The difference in salaries between young and middle-aged Swedes has reached a record high, according to a new report that daily DN has looked at.

Young Swedes make only 74 percent of what older Swedes do. This, while youth unemployment has become an even greater problem. In the spring of 2012, Folkpartiet (the Liberal People’s Party) joined Centern (the Center Party) in their demand to lower young people’s salaries, as a way to get more young people out on the job market. Jan Björklund, leader of the Liberal People’s Party as well as Minister for Education and Deputy Prime Minister, asked municipalities and counties to initiate youth salaries equivalent of 75 percent of a starting salary. The issue is also of current interest in the round of wage negotiations, where Handels (the Commercial Employees’ Union) demands higher starting salaries which would benefit young people. Meanwhile the employers in Svensk Handel (the Swedish Trade Federation) resist and want instead bigger gaps in salaries.


Young people’s salaries are however already way below middle-aged workers, according to the report “Vid arbetslivets gränser,” which was ordered by the parliamentary social inquiry. The report spotlights how working life in Sweden has changed between 1974 and 2010. “We want to know what the job market looks like today. There are many myths but not many statistics,” says the main secretary of the report, Irene Wennermo. In terms of salaries, young Swedes, aged 20-29, are compared with middle-aged men with senior high school education, aged 30-54. In the beginning of the measured period, 1974, the salaries of the young Swedes were 79 percent of that of the older ones. The differences then decreased until 1981, when they increased year by year. Professor in sociology at Stockholm University, Michael Tåhlin, is one of the writers behind the report, and he says: “The demand of young people on the job market has obviously diminished. Simpler jobs are getting fewer, but they are still there. The problem is that even the simpler jobs are occupied with people with higher education.”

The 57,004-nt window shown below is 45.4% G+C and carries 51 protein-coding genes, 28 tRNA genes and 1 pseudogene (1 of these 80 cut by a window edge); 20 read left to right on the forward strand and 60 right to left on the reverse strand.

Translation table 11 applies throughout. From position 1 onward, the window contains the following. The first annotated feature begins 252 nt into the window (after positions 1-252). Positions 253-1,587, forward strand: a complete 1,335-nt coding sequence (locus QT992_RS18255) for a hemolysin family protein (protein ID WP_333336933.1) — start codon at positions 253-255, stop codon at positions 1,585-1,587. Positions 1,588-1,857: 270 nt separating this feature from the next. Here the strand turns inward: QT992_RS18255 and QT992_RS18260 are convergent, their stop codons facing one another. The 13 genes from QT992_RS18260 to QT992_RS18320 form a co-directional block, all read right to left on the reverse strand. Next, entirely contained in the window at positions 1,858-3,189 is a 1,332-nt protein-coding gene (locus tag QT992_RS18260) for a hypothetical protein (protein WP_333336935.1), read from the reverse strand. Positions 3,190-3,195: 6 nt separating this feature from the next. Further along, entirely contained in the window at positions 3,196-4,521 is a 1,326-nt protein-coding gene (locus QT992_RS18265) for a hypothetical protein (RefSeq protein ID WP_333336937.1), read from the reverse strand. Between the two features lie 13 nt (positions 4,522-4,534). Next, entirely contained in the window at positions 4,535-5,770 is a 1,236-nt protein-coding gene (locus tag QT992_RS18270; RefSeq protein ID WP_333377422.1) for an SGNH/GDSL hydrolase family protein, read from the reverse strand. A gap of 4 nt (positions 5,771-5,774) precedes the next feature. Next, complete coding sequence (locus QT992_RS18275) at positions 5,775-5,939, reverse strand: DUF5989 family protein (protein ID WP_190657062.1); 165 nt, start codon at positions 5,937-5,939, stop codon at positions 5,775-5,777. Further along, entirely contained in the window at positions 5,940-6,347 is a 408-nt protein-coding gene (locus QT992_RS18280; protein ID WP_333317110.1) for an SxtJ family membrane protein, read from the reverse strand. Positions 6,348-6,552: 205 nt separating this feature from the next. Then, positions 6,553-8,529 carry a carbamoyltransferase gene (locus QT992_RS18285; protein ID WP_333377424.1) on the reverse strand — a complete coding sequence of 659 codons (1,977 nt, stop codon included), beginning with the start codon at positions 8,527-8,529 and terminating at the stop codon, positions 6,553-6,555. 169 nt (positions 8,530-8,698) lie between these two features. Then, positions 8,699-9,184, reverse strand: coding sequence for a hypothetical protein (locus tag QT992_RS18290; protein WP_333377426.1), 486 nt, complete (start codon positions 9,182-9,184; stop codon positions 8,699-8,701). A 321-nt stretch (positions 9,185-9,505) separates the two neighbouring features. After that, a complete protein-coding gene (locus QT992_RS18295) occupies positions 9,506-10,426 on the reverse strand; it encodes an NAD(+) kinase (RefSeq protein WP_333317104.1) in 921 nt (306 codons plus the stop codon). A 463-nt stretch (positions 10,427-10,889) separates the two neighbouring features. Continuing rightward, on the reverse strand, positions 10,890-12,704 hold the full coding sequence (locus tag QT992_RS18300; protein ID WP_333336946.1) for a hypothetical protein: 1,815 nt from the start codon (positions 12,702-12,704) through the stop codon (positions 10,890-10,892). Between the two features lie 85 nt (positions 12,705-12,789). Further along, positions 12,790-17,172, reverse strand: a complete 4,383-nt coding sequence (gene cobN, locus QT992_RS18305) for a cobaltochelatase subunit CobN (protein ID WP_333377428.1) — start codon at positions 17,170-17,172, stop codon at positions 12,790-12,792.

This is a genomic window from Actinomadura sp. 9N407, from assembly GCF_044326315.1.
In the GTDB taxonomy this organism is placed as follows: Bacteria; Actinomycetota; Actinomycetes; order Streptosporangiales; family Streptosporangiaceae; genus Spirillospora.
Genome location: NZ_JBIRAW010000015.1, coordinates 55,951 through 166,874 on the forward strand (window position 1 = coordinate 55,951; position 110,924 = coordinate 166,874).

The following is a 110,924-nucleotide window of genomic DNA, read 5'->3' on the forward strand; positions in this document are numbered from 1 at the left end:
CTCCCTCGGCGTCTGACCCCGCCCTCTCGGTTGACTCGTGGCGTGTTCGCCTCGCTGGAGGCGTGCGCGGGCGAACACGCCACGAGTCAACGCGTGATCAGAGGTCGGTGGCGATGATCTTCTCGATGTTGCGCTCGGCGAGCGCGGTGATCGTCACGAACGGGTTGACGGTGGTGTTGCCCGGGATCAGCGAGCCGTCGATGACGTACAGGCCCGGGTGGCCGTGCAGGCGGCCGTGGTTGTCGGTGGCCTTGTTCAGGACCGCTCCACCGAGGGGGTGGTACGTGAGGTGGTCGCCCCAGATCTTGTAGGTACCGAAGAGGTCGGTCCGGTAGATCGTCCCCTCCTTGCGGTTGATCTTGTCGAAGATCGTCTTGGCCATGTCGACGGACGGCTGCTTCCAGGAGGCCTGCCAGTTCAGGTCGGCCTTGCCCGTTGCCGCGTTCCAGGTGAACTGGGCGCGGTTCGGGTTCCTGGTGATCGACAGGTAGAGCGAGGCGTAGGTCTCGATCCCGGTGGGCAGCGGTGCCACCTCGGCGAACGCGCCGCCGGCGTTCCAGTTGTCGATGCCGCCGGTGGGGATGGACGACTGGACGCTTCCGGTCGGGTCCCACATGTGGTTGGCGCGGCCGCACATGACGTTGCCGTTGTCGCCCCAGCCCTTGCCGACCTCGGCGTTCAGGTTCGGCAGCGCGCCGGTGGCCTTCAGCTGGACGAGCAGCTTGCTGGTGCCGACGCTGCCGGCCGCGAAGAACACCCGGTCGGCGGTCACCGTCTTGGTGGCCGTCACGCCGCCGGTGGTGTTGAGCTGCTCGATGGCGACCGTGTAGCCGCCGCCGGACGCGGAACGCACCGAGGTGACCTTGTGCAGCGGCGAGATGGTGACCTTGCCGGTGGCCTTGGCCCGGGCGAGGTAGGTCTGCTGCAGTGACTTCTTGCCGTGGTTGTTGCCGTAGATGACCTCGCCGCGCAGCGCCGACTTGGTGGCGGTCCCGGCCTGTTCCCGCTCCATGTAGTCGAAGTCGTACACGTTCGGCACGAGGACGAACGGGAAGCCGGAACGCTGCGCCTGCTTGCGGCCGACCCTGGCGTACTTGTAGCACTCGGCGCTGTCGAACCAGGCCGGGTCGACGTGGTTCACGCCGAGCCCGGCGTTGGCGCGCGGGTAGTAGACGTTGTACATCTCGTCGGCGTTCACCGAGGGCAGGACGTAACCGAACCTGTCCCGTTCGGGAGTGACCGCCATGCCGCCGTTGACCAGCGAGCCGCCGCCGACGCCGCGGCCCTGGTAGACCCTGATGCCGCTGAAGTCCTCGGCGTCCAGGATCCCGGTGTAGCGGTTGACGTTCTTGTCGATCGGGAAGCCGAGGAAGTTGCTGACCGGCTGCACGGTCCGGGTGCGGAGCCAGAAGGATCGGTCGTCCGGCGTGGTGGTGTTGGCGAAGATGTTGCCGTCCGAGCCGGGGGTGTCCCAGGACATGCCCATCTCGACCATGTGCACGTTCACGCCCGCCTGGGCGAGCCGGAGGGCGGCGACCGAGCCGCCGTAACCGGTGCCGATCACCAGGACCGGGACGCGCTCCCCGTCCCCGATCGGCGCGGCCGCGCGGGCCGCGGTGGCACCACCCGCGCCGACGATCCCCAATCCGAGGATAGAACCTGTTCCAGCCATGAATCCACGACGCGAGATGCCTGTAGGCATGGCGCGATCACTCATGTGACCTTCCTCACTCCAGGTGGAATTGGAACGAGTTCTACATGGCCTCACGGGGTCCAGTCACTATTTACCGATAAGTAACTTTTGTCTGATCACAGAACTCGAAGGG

One of the reasons for the youth unemployment is that more and more are getting longer and longer educations and when they are done they have problems getting jobs at the level of their education. “Those with higher educations have to go down even lower in the job structure, and that’s when the simpler jobs aren’t enough,” Thålin adds. One solution to the problem could be to increase the number of more qualified jobs, then the competition for the simpler jobs would decrease in favor to those without education. But proposals from the politicians are often not aimed at the unqualified jobs. “Politicians have greater influence when it comes to basic jobs, and it’s much easier to expand those. There is no shortage of work in Sweden when it comes to health care, for instance,” Thålin concludes.